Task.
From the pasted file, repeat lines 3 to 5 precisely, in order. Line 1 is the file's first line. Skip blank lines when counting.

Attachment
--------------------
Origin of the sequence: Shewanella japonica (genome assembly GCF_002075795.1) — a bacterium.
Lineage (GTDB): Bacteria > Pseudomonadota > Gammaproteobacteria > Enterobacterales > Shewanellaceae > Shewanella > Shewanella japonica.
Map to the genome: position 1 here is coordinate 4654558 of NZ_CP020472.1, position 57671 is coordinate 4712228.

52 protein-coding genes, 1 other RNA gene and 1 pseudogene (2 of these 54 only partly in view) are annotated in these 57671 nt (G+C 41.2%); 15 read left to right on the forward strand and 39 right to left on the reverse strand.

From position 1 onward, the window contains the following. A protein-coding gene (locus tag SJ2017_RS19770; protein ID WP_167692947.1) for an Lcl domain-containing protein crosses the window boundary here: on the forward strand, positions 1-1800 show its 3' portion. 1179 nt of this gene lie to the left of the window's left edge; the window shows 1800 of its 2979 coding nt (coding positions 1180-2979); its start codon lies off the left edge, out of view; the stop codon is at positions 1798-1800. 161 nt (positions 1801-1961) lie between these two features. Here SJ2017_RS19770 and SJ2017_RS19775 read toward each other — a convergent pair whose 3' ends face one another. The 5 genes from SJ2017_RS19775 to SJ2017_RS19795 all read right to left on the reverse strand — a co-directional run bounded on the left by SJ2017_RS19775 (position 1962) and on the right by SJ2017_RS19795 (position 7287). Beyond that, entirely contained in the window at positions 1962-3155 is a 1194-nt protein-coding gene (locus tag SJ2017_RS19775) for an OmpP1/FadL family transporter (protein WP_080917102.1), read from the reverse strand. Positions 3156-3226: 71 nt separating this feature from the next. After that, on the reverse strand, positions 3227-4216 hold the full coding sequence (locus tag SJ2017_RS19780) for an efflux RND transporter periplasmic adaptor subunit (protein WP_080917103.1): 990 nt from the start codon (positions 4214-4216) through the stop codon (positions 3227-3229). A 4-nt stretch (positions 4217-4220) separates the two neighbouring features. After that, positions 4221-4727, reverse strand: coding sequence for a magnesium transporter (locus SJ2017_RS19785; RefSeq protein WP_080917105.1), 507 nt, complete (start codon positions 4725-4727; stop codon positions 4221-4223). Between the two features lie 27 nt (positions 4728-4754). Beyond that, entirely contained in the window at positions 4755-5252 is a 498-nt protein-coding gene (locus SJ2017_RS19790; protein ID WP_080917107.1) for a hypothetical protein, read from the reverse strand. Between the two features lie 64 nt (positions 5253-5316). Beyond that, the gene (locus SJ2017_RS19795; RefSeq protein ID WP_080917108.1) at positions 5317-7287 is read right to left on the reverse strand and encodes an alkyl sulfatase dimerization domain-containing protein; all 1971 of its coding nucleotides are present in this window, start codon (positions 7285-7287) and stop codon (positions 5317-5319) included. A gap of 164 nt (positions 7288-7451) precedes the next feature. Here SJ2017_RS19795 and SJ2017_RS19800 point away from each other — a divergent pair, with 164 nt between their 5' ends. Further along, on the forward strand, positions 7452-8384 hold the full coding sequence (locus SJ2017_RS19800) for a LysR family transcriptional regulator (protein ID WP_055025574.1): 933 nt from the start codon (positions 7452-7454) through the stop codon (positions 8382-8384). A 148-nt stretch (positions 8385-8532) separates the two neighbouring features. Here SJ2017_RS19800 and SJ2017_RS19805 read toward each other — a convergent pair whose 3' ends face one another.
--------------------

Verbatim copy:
Map to the genome: position 1 here is coordinate 4654558 of NZ_CP020472.1, position 57671 is coordinate 4712228.

52 protein-coding genes, 1 other RNA gene and 1 pseudogene (2 of these 54 only partly in view) are annotated in these 57671 nt (G+C 41.2%); 15 read left to right on the forward strand and 39 right to left on the reverse strand.

From position 1 onward, the window contains the following. A protein-coding gene (locus tag SJ2017_RS19770; protein ID WP_167692947.1) for an Lcl domain-containing protein crosses the window boundary here: on the forward strand, positions 1-1800 show its 3' portion. 1179 nt of this gene lie to the left of the window's left edge; the window shows 1800 of its 2979 coding nt (coding positions 1180-2979); its start codon lies off the left edge, out of view; the stop codon is at positions 1798-1800. 161 nt (positions 1801-1961) lie between these two features. Here SJ2017_RS19770 and SJ2017_RS19775 read toward each other — a convergent pair whose 3' ends face one another. The 5 genes from SJ2017_RS19775 to SJ2017_RS19795 all read right to left on the reverse strand — a co-directional run bounded on the left by SJ2017_RS19775 (position 1962) and on the right by SJ2017_RS19795 (position 7287). Beyond that, entirely contained in the window at positions 1962-3155 is a 1194-nt protein-coding gene (locus tag SJ2017_RS19775) for an OmpP1/FadL family transporter (protein WP_080917102.1), read from the reverse strand. Positions 3156-3226: 71 nt separating this feature from the next. After that, on the reverse strand, positions 3227-4216 hold the full coding sequence (locus tag SJ2017_RS19780) for an efflux RND transporter periplasmic adaptor subunit (protein WP_080917103.1): 990 nt from the start codon (positions 4214-4216) through the stop codon (positions 3227-3229). A 4-nt stretch (positions 4217-4220) separates the two neighbouring features. After that, positions 4221-4727, reverse strand: coding sequence for a magnesium transporter (locus SJ2017_RS19785; RefSeq protein WP_080917105.1), 507 nt, complete (start codon positions 4725-4727; stop codon positions 4221-4223). Between the two features lie 27 nt (positions 4728-4754). Beyond that, entirely contained in the window at positions 4755-5252 is a 498-nt protein-coding gene (locus SJ2017_RS19790; protein ID WP_080917107.1) for a hypothetical protein, read from the reverse strand. Between the two features lie 64 nt (positions 5253-5316). Beyond that, the gene (locus SJ2017_RS19795; RefSeq protein ID WP_080917108.1) at positions 5317-7287 is read right to left on the reverse strand and encodes an alkyl sulfatase dimerization domain-containing protein; all 1971 of its coding nucleotides are present in this window, start codon (positions 7285-7287) and stop codon (positions 5317-5319) included. A gap of 164 nt (positions 7288-7451) precedes the next feature. Here SJ2017_RS19795 and SJ2017_RS19800 point away from each other — a divergent pair, with 164 nt between their 5' ends. Further along, on the forward strand, positions 7452-8384 hold the full coding sequence (locus SJ2017_RS19800) for a LysR family transcriptional regulator (protein ID WP_055025574.1): 933 nt from the start codon (positions 7452-7454) through the stop codon (positions 8382-8384). A 148-nt stretch (positions 8385-8532) separates the two neighbouring features. Here SJ2017_RS19800 and SJ2017_RS19805 read toward each other — a convergent pair whose 3' ends face one another.